You may recall the story of Floyd Dent – A Michigan man beaten, choked, and tased after police pulled him from his car at gunpoint during a traffic stop in January.
Inkster Police said 57-year-old Dent was found in possession of cocaine, had refused to show his hands, and made a verbal threat towards the officers. Results of a polygraph test, however, told a different story – as did a dash-cam video of the incident.
The footage showed Dent receive 16 blows to the head, a kick to the arm, and multiple taser strikes.
“I’m lucky to be living,” Dent said following the assualt. “I think they were trying to kill me, especially when they choked me. I was on my last breath. I told them, ‘Officer please, I can’t breathe.’”
Police said they followed Dent’s car into a suburban Detroit neighborhood known for drug dealing and pulled him over for failing to come to a complete stop at a stop sign.
Police claimed Dent was trying to flee in his car, but the dash-cam footage clearly shows Dent comply with officers by pulling over and opening his car door in order to address them. At no point does the footage show any attempt at retreat, or any threatening actions.
“Next thing I know, he took out his gun. He’s talking about blowing off my head,” Dent said. “Then he grabbed me out the car and started beating on me. I just couldn’t believe it.”
In the footage, Dent can be seen bleeding profusely from his head as officers escort him to a patrol car.
Watch the raw footage:
Dent was arrested on numerous charges, including driving with a suspended license, resisting a police officer, simple assault and battery of a police officer, and possession of crack cocaine – which police allege was found in the car.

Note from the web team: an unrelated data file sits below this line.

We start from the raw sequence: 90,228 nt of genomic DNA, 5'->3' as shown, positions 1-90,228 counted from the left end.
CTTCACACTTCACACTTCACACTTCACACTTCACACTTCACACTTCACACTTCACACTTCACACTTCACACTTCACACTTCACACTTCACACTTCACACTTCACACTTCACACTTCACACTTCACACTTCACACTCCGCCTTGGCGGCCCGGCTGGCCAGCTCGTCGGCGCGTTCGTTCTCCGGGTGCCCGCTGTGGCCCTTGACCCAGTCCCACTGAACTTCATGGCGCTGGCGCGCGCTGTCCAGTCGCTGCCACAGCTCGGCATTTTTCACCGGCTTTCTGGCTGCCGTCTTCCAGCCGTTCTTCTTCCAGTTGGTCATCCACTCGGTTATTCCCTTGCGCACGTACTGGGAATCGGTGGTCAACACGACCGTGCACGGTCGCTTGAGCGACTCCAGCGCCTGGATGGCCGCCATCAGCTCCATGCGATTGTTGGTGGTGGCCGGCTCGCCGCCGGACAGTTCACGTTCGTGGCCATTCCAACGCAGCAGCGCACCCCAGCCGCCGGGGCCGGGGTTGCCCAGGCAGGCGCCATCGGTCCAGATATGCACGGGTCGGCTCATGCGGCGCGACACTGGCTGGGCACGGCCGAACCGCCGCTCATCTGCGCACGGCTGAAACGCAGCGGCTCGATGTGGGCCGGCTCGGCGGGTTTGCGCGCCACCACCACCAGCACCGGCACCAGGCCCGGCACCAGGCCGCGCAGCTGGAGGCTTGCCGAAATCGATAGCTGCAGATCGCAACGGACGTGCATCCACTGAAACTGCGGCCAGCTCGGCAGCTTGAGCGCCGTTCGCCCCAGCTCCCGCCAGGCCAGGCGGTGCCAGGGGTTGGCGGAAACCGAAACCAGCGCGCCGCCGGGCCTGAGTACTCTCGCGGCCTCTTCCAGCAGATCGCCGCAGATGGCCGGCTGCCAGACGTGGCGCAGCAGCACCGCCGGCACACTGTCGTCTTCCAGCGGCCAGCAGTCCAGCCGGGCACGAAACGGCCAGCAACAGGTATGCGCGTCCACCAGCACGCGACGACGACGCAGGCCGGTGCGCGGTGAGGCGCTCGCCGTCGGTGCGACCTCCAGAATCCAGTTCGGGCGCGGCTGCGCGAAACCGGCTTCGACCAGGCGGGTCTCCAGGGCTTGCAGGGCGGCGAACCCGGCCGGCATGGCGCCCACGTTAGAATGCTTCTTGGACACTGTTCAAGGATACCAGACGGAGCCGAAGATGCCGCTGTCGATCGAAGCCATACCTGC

In lieu of the video, as well as the polygraph test Dent aced, the officers’ claims came under suspicion. Eventually, all charges against Dent were dropped and he filed a civil lawsuit.
He settled that suit with the city of Inkster for $1.4 million in May, but after the city couldn’t seem to find the money, officials came up with a solution: a tax hike that required residents with at least $40,000 worth of property to pay roughly $130 each.
According to Mayor Hilliard Hampton, Inkster’s liability insurance policy allows only for payouts of above $2 million – and although the city had a surplus and was out of debt at the time of the incident – a consent agreement it has operated under for several years restricted tapping the general fund to finalize the settlement.
Residents were given until Aug. 31 to pay up.
The Inkster Police officer seen in the footage applying the chokehold to Dent is Ex-Detroit Police officer William Melendez – who was known as “Robocop” in that department.
While working in Detroit, Melendez was indicted along with 16 other officers in 2003 for the charges of planting evidence, falsifying reports, and stealing seized cash and property. A jury found Melendez not guilty, but he was again facing claims of planting evidence and falsifying reports in connection with Dent’s cocaine charge.
Melendez, who was fired by Inkster police in April, began his criminal trial in May on the charges of misconduct in office, assault with intent to do great bodily harm, and assault by strangulation.
On Thursday, he was convicted of the two former charges and had his bond revoked, forcing him to stay in jail. He faces up to 10 years in prison and will be sentenced on Dec. 3.
Prosecutors said in a statement that “the jury’s verdict in th[e] case is important because it shows that police brutality cannot and will not be tolerated,” and additionally asserted that “public confidence in law enforcement is eroded when police officers abuse citizens.”